State Department

White House Ready For Withdrawal?

As the White House prepares it's interim report on the progress of the so-called "surge", more and ore officials within the West Wing are talking about trying to announce plans for a redeployment in an effort to shore-up the shattering support the Administration has from the Republican side of Congress.

Passport Restrictions Eased Temporarily

As the reality sets in that new passport restrictions are seriously inconveniencing travelers this summer, the Bush Administration has temporarily suspended those restrictions. The suspension will last until the end of September and allows Americans to fly to and from Mexico, Canada, and the Caribbean without a passport.

Zoellick Another PNAC Neoconservative Hack

Today president Bush nominated Robert Zoellick to replace Paul Wolfowitz as head of the World Bank. Both men, along with Donald Rumsfeld, James Woolsey, and Richard Armitage were signatories to an open letter to president Clinton in 1998 seeking an American invasion of Iraq.

Guinea Under Martial Law, Troops Firing On Civilians

Since our last report on Guinea, their president has declared martial law and sent troops out with orders to end the unrest and violence.

A report today comes complete with video of troops opening fire on protesters. Guinea has been surrounded by war for the past few years, and it is feared that rebel fighters from those conflicts have been steadily crossing into Guinea and may be partially responsible for the unrest.

The American State Department has encouraged Americans to forgo travel to Guinea and has pulled non-essential staff from their consulate there.

U.S. Middle East Diplomacy Continues To Unravel

Fuelled Partially by the ineptitude of the Bush Administration and partially by a Democratic takeover of congress, which some might argue is the result of the former, the political fabric of the middle east is starting to seriously fray and come apart at the seams.

Iran was once held in check partially by the Taliban to the east and Saddam Hussein to the west. The United States has eliminated both opponents for them. If you think that that is an exaggeration, consider this quote from Mohsen Rezai, an adviser to Ayatollah Khamanei of Iran:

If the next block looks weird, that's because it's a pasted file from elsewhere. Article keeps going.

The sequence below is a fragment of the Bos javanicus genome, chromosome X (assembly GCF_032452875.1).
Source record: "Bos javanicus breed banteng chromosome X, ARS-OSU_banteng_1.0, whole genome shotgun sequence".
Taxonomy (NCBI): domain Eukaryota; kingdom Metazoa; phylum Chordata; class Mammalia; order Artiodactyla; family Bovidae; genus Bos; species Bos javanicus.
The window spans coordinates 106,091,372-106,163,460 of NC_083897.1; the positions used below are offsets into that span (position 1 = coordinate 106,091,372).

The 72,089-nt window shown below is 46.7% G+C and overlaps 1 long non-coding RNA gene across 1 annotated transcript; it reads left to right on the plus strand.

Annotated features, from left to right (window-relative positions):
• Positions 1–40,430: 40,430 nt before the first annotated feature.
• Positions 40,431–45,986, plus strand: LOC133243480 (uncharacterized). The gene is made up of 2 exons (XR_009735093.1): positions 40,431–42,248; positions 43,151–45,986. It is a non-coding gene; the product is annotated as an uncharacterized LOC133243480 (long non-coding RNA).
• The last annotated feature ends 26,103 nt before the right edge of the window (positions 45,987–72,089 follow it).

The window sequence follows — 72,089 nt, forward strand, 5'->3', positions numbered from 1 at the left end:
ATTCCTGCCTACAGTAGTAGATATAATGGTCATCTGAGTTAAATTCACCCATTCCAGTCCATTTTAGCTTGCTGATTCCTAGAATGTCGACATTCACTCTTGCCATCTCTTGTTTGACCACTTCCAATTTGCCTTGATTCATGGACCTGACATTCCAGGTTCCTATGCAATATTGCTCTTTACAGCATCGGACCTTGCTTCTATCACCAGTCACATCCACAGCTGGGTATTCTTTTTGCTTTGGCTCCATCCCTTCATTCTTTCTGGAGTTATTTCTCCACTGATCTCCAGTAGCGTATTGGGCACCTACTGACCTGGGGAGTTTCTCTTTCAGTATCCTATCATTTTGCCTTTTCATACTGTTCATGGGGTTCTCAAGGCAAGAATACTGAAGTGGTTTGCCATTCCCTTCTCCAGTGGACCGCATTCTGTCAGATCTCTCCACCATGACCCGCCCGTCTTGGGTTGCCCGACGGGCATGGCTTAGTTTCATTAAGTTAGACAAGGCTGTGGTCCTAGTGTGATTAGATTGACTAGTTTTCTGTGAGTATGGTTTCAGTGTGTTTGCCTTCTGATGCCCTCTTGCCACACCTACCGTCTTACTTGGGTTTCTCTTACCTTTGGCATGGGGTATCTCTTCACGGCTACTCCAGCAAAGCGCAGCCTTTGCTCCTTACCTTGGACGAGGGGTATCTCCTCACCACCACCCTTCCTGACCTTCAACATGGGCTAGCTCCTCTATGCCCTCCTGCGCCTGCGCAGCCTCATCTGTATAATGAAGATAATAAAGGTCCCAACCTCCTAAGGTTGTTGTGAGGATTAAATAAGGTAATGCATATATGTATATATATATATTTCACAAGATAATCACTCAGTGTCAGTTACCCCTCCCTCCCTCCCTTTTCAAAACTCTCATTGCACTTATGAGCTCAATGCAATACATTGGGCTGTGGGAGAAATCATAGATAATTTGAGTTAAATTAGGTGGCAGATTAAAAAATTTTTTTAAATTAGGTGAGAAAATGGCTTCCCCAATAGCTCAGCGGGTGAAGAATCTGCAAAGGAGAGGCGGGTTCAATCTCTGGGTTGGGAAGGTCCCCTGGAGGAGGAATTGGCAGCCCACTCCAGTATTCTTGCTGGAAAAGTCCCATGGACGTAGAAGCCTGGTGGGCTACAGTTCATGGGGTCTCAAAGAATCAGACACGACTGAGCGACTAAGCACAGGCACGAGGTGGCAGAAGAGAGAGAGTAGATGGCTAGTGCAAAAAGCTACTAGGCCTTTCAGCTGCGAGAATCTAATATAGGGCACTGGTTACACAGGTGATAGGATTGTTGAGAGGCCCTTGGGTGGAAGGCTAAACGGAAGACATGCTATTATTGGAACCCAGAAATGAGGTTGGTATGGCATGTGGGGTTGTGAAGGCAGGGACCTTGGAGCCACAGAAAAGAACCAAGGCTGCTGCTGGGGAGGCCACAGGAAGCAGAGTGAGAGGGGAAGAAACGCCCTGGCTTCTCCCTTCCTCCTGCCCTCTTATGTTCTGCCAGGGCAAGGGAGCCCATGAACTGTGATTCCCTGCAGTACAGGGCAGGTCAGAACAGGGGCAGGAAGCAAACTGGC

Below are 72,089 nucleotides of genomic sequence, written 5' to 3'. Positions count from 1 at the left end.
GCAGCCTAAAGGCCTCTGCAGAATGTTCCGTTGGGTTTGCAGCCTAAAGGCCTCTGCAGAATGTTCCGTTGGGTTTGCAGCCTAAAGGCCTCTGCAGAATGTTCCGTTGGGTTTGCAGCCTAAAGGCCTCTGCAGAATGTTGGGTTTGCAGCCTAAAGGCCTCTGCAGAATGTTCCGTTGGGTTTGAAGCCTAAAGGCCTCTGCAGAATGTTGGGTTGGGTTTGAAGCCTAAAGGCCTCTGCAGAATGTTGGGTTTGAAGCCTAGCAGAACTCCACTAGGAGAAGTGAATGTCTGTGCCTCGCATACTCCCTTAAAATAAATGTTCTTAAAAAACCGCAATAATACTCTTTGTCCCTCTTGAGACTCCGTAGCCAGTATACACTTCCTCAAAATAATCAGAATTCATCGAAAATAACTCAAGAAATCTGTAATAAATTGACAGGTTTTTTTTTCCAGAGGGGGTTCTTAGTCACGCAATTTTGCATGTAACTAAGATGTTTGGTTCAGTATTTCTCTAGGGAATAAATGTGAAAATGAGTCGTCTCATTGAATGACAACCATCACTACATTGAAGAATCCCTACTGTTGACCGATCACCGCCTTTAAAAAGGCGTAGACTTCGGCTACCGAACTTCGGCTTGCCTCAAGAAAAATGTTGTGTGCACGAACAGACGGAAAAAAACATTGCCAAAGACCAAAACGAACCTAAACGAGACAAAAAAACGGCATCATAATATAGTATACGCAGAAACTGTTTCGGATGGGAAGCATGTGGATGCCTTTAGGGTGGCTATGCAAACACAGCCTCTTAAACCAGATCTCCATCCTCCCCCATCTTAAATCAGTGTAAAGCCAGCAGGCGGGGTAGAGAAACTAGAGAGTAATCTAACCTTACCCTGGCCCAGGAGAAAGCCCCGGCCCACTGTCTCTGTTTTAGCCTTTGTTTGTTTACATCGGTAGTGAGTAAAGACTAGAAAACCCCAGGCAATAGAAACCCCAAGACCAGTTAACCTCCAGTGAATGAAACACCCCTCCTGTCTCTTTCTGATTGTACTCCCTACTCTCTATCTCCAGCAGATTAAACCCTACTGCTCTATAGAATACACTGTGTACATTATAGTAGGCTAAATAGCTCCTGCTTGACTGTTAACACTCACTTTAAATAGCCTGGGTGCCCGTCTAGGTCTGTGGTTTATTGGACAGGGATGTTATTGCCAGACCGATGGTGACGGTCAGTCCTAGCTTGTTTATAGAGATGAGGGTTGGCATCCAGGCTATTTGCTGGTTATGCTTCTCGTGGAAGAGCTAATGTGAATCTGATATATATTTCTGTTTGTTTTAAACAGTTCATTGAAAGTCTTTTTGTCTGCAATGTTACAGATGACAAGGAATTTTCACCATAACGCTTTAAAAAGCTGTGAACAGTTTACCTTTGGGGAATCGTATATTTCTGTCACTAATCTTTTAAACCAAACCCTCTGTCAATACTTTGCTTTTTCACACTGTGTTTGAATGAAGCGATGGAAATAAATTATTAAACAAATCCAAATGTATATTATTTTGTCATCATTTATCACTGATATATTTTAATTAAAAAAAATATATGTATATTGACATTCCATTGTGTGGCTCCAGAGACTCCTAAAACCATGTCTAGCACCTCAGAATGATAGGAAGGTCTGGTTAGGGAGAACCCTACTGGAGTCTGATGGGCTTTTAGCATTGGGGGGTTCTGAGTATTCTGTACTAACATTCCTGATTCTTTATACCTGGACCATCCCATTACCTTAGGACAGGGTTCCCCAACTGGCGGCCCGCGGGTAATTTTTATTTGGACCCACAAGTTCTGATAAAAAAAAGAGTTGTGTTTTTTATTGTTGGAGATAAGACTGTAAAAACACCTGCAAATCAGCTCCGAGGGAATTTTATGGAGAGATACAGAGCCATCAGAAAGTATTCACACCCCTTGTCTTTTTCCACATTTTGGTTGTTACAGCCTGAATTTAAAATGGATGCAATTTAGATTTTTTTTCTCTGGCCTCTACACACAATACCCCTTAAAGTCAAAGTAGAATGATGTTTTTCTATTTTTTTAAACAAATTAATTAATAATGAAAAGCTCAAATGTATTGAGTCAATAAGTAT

"The kind of service that the Americans, with all their hatred, have done us — no superpower has ever done anything similar. America destroyed all our enemies in the region. It destroyed the Taliban. It destroyed Saddam Hussein… The Americans got so stuck in the soil of Iraq and Afghanistan that if they manage to drag themselves back to Washington in one piece, they should thank God. America presents us with an opportunity rather than a threat — not because it intended to, but because it miscalculated. They made many mistakes".

North Korea: What's Being Done Besides Finger Pointing?

Talk to a Republican and they'll rant a litany of the failings of the Clinton Administration, which ended January 20, 2001, to keep North Korea out of the Nuclear Club. Talk to a Democrat and they'll tell you that it is the Bush Administration's consistent policy of disengagement (refusing direct talks) that is to blame. Consider this moderating quote from Larry Wilkerson, former Chief of Staff to Secretary of State Colin Powell:

"It's difficult to say that the Clinton policy failed, but it's crystal clear that the current policy has failed. You need a carrot-and-stick approach -- you can't just use the stick."

I do believe that the Clinton Administration was lax in it's dealings with many of the threats facing the U.S. and its interests, preferring to put out fires rather than work to prevent them. In 1994, the U.S. and North Korea entered into the "agreed framework," negotiated by former president Jimmy Carter, under which North Korea would receive two light water reactors in exchange for abiding by the nuclear non-proliferation treaty and handing over its old reactor rods. This deal, had it been kept, would have left North Korea without material for weapons.

U.S. State Department Travel Advisory Page

Not all unrest in foreign countries makes the news these days. One way to stay aware of these things is to regularly consult the U.S. State Department's Current Warnings page.

Many of the listed countries are ones which seem obvious to anyone who follows international news; but, even when the news fades from the public conciousness, those headline countries remain trouble spots. Here's some examples:

Al-Qaida and Taliban elements continue to operate inside Pakistan, particularly along the porous Afghan border region. Their presence, coupled with that of indigenous sectarian and militant groups in Pakistan, continues to pose potential danger to American citizens.

The Liberation Tigers of Tamil Elam (LTTE) and Sri Lankan military forces have clashed on several occasions, and this fighting has escalated in recent weeks. While most of the country remains largely unaffected, the Department warns Americans against traveling to areas in the North and East of the country given the dangers caused by the ongoing fighting between LTTE, other armed groups, and Sri Lankan military forces. This Travel Warning expires on November 15, 2006.

Syndicate content